Why share data?
Increase research visibility:
Making your data available to other researchers through widely-searched repositories can increase your prominence and demonstrate continued use of the data and relevance of your research.
Enabling other researchers to use your data reinforces open scientific inquiry and can lead to new and unanticipated discoveries. And doing so prevents duplication of effort by enabling others to use your data rather than trying to gather the data themselves.
Satisfy funder & journal requirements:
Many funding agencies, and some journals, now require that researchers deposit in an archive data which they collect as part of a research project.
Data posted online can be timestamped to establish the date they were produced, blocking “scooping” tactics
Data sharing can accelerate discovery rates, as researchers into Alzheimer’s disease have found
Data sharing resources
Columbia data security policies
Data sharing considerations:
The requirement affecting a large number of Columbia researchers is the NSF data sharing policy. As part of this policy, the NSF requires that all grant applications include a two-page data management plan. For more information, see our information on the NSF data management policy requirements.
Information on other funders with data sharing requirements, such as the National Institutes of Health (for projects with $500,000 or more of direct costs in any one year), the Howard Hughes Medical Institute, and the Wellcome Trust can be found with our Data Management Plan templates.
Some journals, such as Nature, Science, PNAS, PLoS ONE, and those associated with the ESA, require that data underlying articles they publish be made available. Check individual journal policies to be sure.
Privacy & confidentiality
Some data may require special protections because they are highly sensitive or highly regulated. These Sensitive Data may require encryption, anonymization, or other security measures. Release of Sensitive Data can damage:
- Your participants: identity theft, financial loss, privacy violations, etc.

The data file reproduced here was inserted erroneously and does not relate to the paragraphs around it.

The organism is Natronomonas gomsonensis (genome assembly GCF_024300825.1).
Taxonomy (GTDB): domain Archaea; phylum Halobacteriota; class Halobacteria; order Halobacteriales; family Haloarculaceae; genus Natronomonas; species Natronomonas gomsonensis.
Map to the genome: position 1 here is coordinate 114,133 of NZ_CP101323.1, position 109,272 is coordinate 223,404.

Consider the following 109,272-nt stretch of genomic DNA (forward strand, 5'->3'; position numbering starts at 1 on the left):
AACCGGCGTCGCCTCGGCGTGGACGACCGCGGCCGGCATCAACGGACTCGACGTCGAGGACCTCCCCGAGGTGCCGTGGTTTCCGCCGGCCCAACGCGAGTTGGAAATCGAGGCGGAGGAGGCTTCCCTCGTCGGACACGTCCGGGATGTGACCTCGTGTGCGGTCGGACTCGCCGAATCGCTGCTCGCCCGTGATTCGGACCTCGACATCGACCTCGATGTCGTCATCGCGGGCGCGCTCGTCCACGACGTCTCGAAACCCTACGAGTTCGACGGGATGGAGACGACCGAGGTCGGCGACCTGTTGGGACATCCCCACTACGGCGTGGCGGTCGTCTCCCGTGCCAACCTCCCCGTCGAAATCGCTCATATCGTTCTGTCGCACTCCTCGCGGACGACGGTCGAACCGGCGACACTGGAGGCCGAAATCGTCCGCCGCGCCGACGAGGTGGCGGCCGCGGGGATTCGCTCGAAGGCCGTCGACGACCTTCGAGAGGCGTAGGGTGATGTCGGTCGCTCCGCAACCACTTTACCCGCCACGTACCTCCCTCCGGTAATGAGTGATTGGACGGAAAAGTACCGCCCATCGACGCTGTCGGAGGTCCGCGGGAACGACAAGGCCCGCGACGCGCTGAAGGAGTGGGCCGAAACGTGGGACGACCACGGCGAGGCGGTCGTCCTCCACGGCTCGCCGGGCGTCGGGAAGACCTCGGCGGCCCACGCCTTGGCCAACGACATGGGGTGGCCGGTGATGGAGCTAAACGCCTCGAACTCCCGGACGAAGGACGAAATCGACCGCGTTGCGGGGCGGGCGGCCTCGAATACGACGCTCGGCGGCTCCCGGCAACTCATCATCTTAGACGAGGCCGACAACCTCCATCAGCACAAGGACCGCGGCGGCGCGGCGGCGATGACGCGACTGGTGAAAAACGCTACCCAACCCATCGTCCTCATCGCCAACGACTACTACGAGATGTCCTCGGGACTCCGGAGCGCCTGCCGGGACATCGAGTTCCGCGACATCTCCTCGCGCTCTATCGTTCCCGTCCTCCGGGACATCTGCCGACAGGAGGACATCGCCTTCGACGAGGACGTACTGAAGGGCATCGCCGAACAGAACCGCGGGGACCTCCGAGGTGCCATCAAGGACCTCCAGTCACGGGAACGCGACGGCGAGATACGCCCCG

- You: loss of reputation, loss of position, ethics violations
- Your institution: financial liability
Here is an overview of some resources and guidance collated by JISC on de-identification and anonymization: link
Here are some tools that may assist you in de-identifying or anonymizing data: comparison table
Intellectual property & licensing
Copyright & data
Copyright and ownership questions around data can be complex. In the U.S., facts cannot be copyrighted. But an original compilation of facts, such as in a database, may be copyrightable. And expressive data—or data involving a certain amount of judgement or creativity—or an expressive representation of data such as a graph, is copyrightable. See “Facts and Non-Creative Works” on this page of the Copyright Advisory Office website.
What rights do I have to data resulting from a research project?
- PI: Sponsors grant research funds to the Trustees of Columbia University, and the PI acts as steward of the research data and makes decisions on its use and distribution within the parameters of sponsor and Columbia guidelines. See the Intellectual Property section under “Obligations and Responsibilities of Officers of Instruction and Research” in the Faculty Handbook for more information on Columbia policies. Make sure you are aware of your obligations under these policies and those of your research sponsor.
- Postdoc: This depends on the specific circumstances of your research. Talk to your work supervisor or contact the Office of Postdoctoral Affairs.
- If you are leaving Columbia, do not assume you can take data with you. Whether or not you can do so depends on many factors, including the status of the project and the policies of the research sponsor and Columbia. Contact Sponsored Projects Administration for more information.
Licensing is an important part of data publication, because it lets people know what can be done with the published data and what restrictions there may or may not be on the data’s reuse. Some researchers choose to apply a license to their data, often choosing one from the Creative Commons family (CC 0 is frequently recommended).
- —How to License Research Data
- — Federal Open Licensing Playbook
- — Publishers Guide to Open Data Licensing-ODI (some UK specific details, but a nice overview)
- — Guides to Licensing
- — Creative Commons 4.0 and Open Data
Data Use Agreements
Data use agreements allow you to share research data in a way that provides more protection for participants, which may be appropriate for some types of data, such as clinical research data. These agreements may also reduce the risk of sharing data by ensuring the research value of secondary analyses or requiring certain agreements from those who wish to access the data. Please find templates and examples linked from the listed organizations:
- — Clinical Study Data Request (CSDR)
- — Yale Open Data Access (YODA) Project
- — Multi-regional Clinical Trials Center at Harvard University
Cite data to give the data producer proper credit and to enable readers of your work to access the data, for their own use, or to replicate your results. Whether citing data, or expecting others to cite your data make sure that the following elements are provided:
- Date: year of publication rather than collection or coverage
- Version or edition
- Publisher, data center or repository
- Identifier and/or permanent URL
Adapted from: MIT